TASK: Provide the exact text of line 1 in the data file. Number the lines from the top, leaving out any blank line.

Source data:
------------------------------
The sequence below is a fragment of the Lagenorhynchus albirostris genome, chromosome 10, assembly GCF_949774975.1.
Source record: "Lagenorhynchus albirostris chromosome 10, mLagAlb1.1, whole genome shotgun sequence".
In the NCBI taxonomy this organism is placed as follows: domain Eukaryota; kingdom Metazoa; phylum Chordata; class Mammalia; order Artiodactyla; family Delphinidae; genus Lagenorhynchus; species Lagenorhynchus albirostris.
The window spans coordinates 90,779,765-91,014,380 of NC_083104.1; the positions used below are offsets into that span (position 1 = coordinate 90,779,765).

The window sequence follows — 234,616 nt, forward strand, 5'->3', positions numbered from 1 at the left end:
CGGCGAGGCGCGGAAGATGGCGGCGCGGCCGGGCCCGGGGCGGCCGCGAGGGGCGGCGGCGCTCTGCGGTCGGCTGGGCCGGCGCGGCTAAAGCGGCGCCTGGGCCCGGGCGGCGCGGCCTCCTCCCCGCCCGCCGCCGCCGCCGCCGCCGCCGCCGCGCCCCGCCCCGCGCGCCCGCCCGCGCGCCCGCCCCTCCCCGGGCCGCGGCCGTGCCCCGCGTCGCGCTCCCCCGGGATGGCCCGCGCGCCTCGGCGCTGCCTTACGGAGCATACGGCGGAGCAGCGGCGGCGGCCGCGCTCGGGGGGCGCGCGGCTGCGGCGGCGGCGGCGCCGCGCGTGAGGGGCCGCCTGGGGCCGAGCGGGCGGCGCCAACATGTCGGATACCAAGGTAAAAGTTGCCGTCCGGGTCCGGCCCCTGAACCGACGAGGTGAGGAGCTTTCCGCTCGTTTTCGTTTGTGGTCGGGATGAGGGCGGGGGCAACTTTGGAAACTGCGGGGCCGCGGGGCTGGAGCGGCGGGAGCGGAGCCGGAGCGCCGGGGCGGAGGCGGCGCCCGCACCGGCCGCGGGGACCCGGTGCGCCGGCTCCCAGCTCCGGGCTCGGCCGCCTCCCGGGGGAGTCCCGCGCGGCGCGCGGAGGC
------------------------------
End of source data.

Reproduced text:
The sequence below is a fragment of the Lagenorhynchus albirostris genome, chromosome 10, assembly GCF_949774975.1.